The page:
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Базовые ценности американской культуры. The Basic Values in American Culture: Privacy

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Настоящее пособие посвящено изучению культурологического концепта «Privacy» на материале аутентичных текстов, взятых в Интернете. Для удобства ознакомления с содержанием пособие разделено на несколько частей, отражающих актуализацию заявленного концепта в различных сферах жизни социума.
Прохорова, О. Н. Базовые ценности американской культуры. The Basic Values in American Culture: Privacy [Электронный ресурс] : учеб. пособие / О. Н. Прохорова, О. Д. Вишнякова, И. В. Чекулай, Е. В. Пупынина, И. А. Куприева ; под общ. ред. О. В. Александровой. — 2-е изд., стер. — Москва : ФЛИНТА, 2013. — 112 с. - ISBN 978-5-9765-1471-3. - Текст : электронный. - URL: https://znanium.com/catalog/product/457724 (дата обращения: 27.05.2024). – Режим доступа: по подписке.
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БАЗОВЫЕ ЦЕННОСТИ
АМЕРИКАНСКОЙ КУЛЬТУРЫ

THE BASIC VALUES
IN AMERICAN CULTURE:
Privacy

Учебное пособие

Под общей редакцией О.В. Александровой

Москва
Издательство «ФЛИНТА»
2013

УДК 7.01/811.111'42(075.8)
ББК 71.0+81.2Англ-5-923
 
Б17

Под  об ще й ред а к цие й:
д-ра филол. наук, проф. кафедры английского языкознания филологического 
факультета МГУ им. М.В. Ломоносова О.В. Александровой
Кол ле ктив а вто ро в:
д-р филол. наук, проф. кафедры английского языка и методики преподавания
факультета романо-германской филологии НИУ «БелГУ» О.Н. Прохорова;
д-р филол. наук, проф. кафедры теории преподавания иностранных языков 
факультета иностранных языков и регионоведения 
МГУ им. М.В. Ломоносова О.Д. Вишнякова;
д-р филол. наук, проф. кафедры английского языка и методики преподавания
факультета романо-германской филологии НИУ «БелГУ» И.В. Чекулай;
канд. филол. наук, доцент кафедры теории и практики перевода факультета 
романо-германской филологии НИУ «БелГУ» Е.В. Пупынина; канд. филол.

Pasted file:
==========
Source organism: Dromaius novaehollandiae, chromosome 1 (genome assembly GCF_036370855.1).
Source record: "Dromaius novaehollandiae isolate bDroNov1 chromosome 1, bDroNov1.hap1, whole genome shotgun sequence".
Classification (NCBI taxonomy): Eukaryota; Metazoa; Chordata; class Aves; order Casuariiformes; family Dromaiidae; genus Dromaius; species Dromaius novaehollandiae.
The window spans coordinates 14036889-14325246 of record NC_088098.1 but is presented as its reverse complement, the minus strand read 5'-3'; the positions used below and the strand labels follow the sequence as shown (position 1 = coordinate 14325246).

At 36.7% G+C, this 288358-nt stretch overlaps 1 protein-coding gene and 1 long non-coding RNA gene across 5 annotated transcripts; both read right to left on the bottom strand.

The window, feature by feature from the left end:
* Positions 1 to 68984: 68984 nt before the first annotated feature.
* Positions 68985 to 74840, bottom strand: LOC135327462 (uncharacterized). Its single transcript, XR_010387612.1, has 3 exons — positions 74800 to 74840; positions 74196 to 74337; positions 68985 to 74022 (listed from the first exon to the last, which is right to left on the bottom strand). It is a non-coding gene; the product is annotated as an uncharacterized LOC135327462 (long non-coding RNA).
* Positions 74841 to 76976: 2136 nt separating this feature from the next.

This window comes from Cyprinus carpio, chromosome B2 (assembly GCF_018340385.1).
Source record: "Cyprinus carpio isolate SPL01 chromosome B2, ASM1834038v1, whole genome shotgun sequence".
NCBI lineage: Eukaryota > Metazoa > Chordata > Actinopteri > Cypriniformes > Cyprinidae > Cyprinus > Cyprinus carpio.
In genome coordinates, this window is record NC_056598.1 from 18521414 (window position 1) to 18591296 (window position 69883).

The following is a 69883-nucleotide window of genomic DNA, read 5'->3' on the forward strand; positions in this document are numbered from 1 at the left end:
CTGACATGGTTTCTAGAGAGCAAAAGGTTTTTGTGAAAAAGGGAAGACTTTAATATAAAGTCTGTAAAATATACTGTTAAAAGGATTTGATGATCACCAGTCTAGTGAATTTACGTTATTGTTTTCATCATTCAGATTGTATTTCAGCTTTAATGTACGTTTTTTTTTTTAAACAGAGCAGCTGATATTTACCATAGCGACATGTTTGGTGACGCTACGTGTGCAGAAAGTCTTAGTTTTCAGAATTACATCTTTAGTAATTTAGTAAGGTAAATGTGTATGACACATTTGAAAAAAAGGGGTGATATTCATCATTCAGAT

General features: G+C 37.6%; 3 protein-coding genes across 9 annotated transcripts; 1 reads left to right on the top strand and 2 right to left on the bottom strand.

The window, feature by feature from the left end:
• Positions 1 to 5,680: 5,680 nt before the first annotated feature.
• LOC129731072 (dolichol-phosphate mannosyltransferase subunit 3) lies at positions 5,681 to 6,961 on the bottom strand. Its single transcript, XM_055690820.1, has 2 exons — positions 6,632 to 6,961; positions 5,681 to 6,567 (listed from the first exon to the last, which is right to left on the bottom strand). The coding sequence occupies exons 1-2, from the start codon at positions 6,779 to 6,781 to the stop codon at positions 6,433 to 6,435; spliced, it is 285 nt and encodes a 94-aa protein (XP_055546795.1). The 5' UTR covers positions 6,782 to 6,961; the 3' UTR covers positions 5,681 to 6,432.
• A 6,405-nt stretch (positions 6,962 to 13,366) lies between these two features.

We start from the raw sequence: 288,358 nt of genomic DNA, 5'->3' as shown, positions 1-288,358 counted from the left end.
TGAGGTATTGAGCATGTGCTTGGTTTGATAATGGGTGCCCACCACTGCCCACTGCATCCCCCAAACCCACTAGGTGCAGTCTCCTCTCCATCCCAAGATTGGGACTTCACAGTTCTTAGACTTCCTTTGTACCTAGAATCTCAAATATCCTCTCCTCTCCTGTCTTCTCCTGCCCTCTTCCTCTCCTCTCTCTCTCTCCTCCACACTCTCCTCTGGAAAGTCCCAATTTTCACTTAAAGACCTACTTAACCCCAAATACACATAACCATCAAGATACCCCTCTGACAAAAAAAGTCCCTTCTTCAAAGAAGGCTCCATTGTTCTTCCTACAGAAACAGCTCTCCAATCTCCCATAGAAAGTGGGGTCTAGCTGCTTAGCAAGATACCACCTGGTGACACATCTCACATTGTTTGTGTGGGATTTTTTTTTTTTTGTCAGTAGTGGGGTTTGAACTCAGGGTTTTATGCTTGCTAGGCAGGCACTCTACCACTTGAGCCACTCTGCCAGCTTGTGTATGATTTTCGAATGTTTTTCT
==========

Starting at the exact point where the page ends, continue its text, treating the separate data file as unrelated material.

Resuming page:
наук, доцент кафедры английского языка и методики преподавания 
факультета романо-германской филологии НИУ «БелГУ» И.А. Куприева
Ре це нз е нт:
д-р филол. наук, проф. кафедры французского языка факультета романогерманской филологии НИУ «БелГУ» Ж. Багана

Б17    Базовые ценности американской культуры. The Basic Values in Ame rican Culture: Privacy [Электронный ресурс]: учеб. пособие / О.Н. Прохорова, О.Д. Вишнякова, И.В. Чекулай, Е.В. Пупынина, И.А. Куприева ; под 
общ. ред. О.В. Александровой. — 2-е изд., стер. — М. : ФЛИНТА, 2013. — 
112 с.
ISBN 978-5-9765-1471-3 
Настоящее пособие посвящено изучению культурологического кон-цепта «Privacy» на материале аутентичных текстов, взятых в Интернете. Для 
удобства ознакомления с содержанием пособие разделено на несколько 
частей, отражающих актуализацию заявленного концепта в различных 
сферах жизни социума.
Студентам языковых вузов, бакалаврам, магистрам, аспирантам, а 
также всем желающим изучать американскую лингвокультуру.
УДК 7.01/811.111'42(075.8)
ББК 71.0+81.2Англ-5-923

ISBN 978-5-9765-1471-3                  © Коллектив авторов, 2013
 
 
 
© Издательство «ФЛИНТА», 2013

CONTENTS

UNIT 1 
INTRODUCTION: DEFINING PRIVACY  ......................................................5

UNIT 2
LEARNING ABOUT PRIVACY IN DIFFERENT SPHERES OF LIFE  ............15
 
2.1. Privacy at workplace  .................................................................15
 
2.2. Privacy on the Intermet  ..............................................................24
 
2.2.1. Privacy on social network  .................................................32
 
2.3. Identify theft  .............................................................................43
 
2.4. Privacy through personal distance  .............................................57
 
2.5. Privacy in business  ....................................................................65
 
2.5.1. Privacy measures  .............................................................65
 
2.5.2. Privacy policy  ...................................................................74
 
2.6. Privacy and modern technologies  ...............................................80

UNIT 3
DISCUSSING PRIVACY  .........................................................................90
 
3.1. Privacy versus social interests  ...................................................90